The Legend of Zelda
Imagine that you’re taking a roadtrip into uncharted territory. Your best friend is getting married three states away, and you figured a vehicular excursion would be an excellent excuse to get a taste of the open road.
But what happens if you get lost? In the age of smartphones, you’d just bust out your capable device, pinpoint your exact location, and be on your way without missing a beat.
But before smartphones, there was another navigation method entirely. There were road atlases — physical sheets of paper that you had to decipher with your own brainpower before you could chart your next course.
In the video game realm, that smartphone is GameFAQs. If you’re lost in your favorite Wii, 360, or PS3 game, you need only search for an online guide or pre-rendered map, grabbed conveniently through all of the modern HD video and screenshot capture software we have readily available at our fingertips.
In the NES era, it was different. If your copy of The Legend of Zelda didn’t come with a map, you were completely on your own: forced to tackle the Hyrulian wilderness utterly alone. Many tried, many failed.
At this crossroads, midway through the NES’ first true open world adventure game, I made a life changing decision — one that I would never turn back from — I was to become a young cartographer in training.
Starting a map is the worst part of the experience — you have no frame of reference to start from, and if you place your entry point in the wrong area, you’ll most likely have to start all over with a brand new piece of paper (which naturally leveled-up my penmanship!).
In a sense, you feel absolutely hopeless — just as hopeless as you are when you’re plopped into a mystical unknown world at the start of a game. But once you overcome this hurdle, everything just kind of comes together. Areas start to slide-lock into place, and once hidden and mysterious areas become common-place.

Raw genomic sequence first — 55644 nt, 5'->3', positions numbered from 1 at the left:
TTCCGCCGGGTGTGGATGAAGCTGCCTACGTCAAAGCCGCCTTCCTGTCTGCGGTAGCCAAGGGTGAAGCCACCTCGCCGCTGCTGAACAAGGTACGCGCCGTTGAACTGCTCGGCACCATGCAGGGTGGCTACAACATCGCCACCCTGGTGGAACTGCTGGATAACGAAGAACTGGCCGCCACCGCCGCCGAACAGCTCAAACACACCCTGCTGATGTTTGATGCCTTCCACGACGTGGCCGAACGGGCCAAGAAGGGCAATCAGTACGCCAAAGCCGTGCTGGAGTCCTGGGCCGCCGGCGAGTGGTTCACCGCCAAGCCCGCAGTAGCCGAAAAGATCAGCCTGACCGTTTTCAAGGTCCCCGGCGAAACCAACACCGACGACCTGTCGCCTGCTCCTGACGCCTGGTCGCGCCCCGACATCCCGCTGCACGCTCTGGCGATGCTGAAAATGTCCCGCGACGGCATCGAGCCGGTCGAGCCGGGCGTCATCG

For one, charting the Forest Maze with “<–” or “–>” arrows was a strategy I would follow for the rest of my life, through games such as Brave Fencer Musashi, and even future Zelda iterations such as Ocarina of Time. Of course, even a cartographer in training would think to do this in certain areas (mostly so that you wouldn’t have to re-discover the solution) — it just goes to show that there’s a little map-lover in all of us.
Just like there were multiple ways to defeat any given enemy, there were multiple paths and courses available in the overworld. I would make notes, like “spiders in this area, stay clear”, to avoid problematic romps throughout the countryside, severely unceasing my chances of actually finishing the game.
In addition to transcribing the countryside, there are even more details involved, should you be inclined to take notice. Every time you found a new heart piece or item, it was a sterling accomplishment. The sense of adventure found in retro adventure games is second to none, because of how difficult it was to locate absolutely everything.
When you chart your course, the game’s secrets are no longer under it’s employ: they’re your secrets. It was like creating your own strategy guide! Any fellow retro cartographer out there probably remembers making various cuts and re-cuts of your maps, striving to make the most readable “final” version — I found over time that themed stickers helped tremendously!
After the world was saved, Princess Zelda was content, and Ganon was defeated, you could cheerily tuck your map into the safest place you could find: or could you?! Of course, the game’s dreaded “Second Quest” reared it’s ugly head.
The cool thing about The Legend of Zelda in particular is that you need to make an entirely new map for the game’s “Second Quest” — a completely different arranged mode unlocked after beating the game. Zelda’s sprawling world felt even more wild and untamed — it was like you were playing a different game. The entire proccess needed to be started over again, only using the original as a loose guide, as pretty much every dungeon and item location was different.
If your a gamer who didn’t grow up before GameFAQs, you’re either thinking that this was the coolest thing ever, or it was painfully OCD. These days, taking notes in the back of an instruction book is a thing of the past — in fact, many contemporary games don’t even come with instruction manuals.
Despite this sad realization that only a select few contemporary titles keep the spirit of discovery alive, I truly hope that adventure games will never die — my inner cartographer just couldn’t take it.